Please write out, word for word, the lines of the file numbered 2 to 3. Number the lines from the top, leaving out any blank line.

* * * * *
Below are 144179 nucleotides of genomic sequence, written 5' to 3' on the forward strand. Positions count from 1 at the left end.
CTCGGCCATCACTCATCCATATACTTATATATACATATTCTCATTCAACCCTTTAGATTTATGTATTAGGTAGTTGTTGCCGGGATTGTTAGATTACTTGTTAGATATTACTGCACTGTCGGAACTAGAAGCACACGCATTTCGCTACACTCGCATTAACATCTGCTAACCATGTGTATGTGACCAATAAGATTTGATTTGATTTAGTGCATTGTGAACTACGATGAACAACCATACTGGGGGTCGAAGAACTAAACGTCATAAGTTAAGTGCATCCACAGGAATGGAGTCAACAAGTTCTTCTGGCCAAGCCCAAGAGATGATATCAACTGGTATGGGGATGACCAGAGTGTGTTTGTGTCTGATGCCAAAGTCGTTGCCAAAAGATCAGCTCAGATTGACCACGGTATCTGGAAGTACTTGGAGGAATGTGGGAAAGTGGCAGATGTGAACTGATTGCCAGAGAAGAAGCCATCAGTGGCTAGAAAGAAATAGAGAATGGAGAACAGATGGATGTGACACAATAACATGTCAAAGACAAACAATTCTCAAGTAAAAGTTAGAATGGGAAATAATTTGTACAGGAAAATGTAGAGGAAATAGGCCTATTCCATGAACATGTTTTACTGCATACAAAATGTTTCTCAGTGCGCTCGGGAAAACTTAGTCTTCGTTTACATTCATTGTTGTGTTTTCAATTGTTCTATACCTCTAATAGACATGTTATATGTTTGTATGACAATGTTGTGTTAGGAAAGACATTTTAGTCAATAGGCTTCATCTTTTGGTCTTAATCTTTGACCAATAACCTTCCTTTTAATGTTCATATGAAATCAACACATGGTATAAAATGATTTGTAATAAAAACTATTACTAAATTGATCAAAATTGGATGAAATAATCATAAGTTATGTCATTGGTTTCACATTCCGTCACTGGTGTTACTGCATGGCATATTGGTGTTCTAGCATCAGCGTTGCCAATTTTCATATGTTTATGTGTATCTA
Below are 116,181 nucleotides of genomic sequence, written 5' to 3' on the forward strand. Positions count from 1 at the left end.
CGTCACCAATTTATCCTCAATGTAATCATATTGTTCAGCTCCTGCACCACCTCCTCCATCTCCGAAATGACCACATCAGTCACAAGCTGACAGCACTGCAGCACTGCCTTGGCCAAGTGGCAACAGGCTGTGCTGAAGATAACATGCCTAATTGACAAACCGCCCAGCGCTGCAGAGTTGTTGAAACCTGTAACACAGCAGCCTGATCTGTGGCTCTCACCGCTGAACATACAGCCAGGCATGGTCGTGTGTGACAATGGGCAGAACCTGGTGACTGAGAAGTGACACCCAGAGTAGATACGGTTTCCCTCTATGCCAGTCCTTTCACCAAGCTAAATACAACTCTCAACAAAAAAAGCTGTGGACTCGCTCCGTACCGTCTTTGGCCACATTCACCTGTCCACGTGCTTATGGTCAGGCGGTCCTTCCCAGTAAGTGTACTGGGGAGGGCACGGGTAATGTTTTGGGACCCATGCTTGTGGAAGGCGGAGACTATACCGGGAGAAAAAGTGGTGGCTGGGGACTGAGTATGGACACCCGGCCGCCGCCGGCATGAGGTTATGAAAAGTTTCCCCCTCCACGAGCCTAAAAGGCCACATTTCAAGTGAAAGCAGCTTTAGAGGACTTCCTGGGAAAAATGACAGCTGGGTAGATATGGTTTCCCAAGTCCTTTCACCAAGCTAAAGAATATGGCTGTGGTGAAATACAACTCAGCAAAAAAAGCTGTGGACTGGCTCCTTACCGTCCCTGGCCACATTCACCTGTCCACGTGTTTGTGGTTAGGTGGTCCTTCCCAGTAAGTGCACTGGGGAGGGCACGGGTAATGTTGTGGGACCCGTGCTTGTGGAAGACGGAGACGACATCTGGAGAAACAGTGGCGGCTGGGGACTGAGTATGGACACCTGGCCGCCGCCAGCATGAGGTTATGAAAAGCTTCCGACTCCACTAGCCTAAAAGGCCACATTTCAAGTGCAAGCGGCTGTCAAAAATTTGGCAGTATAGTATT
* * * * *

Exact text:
CTCGGCCATCACTCATCCATATACTTATATATACATATTCTCATTCAACCCTTTAGATTTATGTATTAGGTAGTTGTTGCCGGGATTGTTAGATTACTTGTTAGATATTACTGCACTGTCGGAACTAGAAGCACACGCATTTCGCTACACTCGCATTAACATCTGCTAACCATGTGTATGTGACCAATAAGATTTGATTTGATTTAGTGCATTGTGAACTACGATGAACAACCATACTGGGGGTCGAAGAACTAAACGTCATAAGTTAAGTGCATCCACAGGAATGGAGTCAACAAGTTCTTCTGGCCAAGCCCAAGAGATGATATCAACTGGTATGGGGATGACCAGAGTGTGTTTGTGTCTGATGCCAAAGTCGTTGCCAAAAGATCAGCTCAGATTGACCACGGTATCTGGAAGTACTTGGAGGAATGTGGGAAAGTGGCAGATGTGAACTGATTGCCAGAGAAGAAGCCATCAGTGGCTAGAAAGAAATAGAGAATGGAGAACAGATGGATGTGACACAATAACATGTCAAAGACAAACAATTCTCAAGTAAAAGTTAGAATGGGAAATAATTTGTACAGGAAAATGTAGAGGAAATAGGCCTATTCCATGAACATGTTTTACTGCATACAAAATGTTTCTCAGTGCGCTCGGGAAAACTTAGTCTTCGTTTACATTCATTGTTGTGTTTTCAATTGTTCTATACCTCTAATAGACATGTTATATGTTTGTATGACAATGTTGTGTTAGGAAAGACATTTTAGTCAATAGGCTTCATCTTTTGGTCTTAATCTTTGACCAATAACCTTCCTTTTAATGTTCATATGAAATCAACACATGGTATAAAATGATTTGTAATAAAAACTATTACTAAATTGATCAAAATTGGATGAAATAATCATAAGTTATGTCATTGGTTTCACATTCCGTCACTGGTGTTACTGCATGGCATATTGGTGTTCTAGCATCAGCGTTGCCAATTTTCATATGTTTATGTGTATCTA
Below are 116,181 nucleotides of genomic sequence, written 5' to 3' on the forward strand. Positions count from 1 at the left end.